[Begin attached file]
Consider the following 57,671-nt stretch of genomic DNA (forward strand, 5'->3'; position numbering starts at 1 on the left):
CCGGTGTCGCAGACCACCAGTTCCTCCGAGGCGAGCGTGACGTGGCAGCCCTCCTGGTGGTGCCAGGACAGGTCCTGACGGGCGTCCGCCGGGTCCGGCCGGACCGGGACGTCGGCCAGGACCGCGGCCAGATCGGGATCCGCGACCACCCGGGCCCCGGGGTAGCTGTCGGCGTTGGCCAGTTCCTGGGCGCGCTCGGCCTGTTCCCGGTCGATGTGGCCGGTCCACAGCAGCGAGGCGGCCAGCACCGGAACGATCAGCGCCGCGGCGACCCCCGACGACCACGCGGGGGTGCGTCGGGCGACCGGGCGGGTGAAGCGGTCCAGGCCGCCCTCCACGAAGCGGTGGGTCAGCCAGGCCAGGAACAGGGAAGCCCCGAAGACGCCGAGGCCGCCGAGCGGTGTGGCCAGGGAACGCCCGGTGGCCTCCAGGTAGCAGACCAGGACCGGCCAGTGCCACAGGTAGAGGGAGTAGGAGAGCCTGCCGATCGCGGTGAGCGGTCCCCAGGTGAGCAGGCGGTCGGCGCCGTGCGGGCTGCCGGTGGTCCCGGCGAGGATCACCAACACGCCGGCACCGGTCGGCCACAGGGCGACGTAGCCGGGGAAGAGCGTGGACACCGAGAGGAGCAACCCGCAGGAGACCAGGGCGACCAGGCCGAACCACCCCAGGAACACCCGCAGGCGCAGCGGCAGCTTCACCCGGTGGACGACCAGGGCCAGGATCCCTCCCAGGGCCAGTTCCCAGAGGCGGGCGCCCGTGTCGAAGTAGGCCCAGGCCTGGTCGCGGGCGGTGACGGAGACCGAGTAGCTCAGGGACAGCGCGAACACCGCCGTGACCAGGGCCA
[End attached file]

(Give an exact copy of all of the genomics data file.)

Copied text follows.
Consider the following 57,671-nt stretch of genomic DNA (forward strand, 5'->3'; position numbering starts at 1 on the left):
CCGGTGTCGCAGACCACCAGTTCCTCCGAGGCGAGCGTGACGTGGCAGCCCTCCTGGTGGTGCCAGGACAGGTCCTGACGGGCGTCCGCCGGGTCCGGCCGGACCGGGACGTCGGCCAGGACCGCGGCCAGATCGGGATCCGCGACCACCCGGGCCCCGGGGTAGCTGTCGGCGTTGGCCAGTTCCTGGGCGCGCTCGGCCTGTTCCCGGTCGATGTGGCCGGTCCACAGCAGCGAGGCGGCCAGCACCGGAACGATCAGCGCCGCGGCGACCCCCGACGACCACGCGGGGGTGCGTCGGGCGACCGGGCGGGTGAAGCGGTCCAGGCCGCCCTCCACGAAGCGGTGGGTCAGCCAGGCCAGGAACAGGGAAGCCCCGAAGACGCCGAGGCCGCCGAGCGGTGTGGCCAGGGAACGCCCGGTGGCCTCCAGGTAGCAGACCAGGACCGGCCAGTGCCACAGGTAGAGGGAGTAGGAGAGCCTGCCGATCGCGGTGAGCGGTCCCCAGGTGAGCAGGCGGTCGGCGCCGTGCGGGCTGCCGGTGGTCCCGGCGAGGATCACCAACACGCCGGCACCGGTCGGCCACAGGGCGACGTAGCCGGGGAAGAGCGTGGACACCGAGAGGAGCAACCCGCAGGAGACCAGGGCGACCAGGCCGAACCACCCCAGGAACACCCGCAGGCGCAGCGGCAGCTTCACCCGGTGGACGACCAGGGCCAGGATCCCTCCCAGGGCCAGTTCCCAGAGGCGGGCGCCCGTGTCGAAGTAGGCCCAGGCCTGGTCGCGGGCGGTGACGGAGACCGAGTAGCTCAGGGACAGCGCGAACACCGCCGTGACCAGGGCCA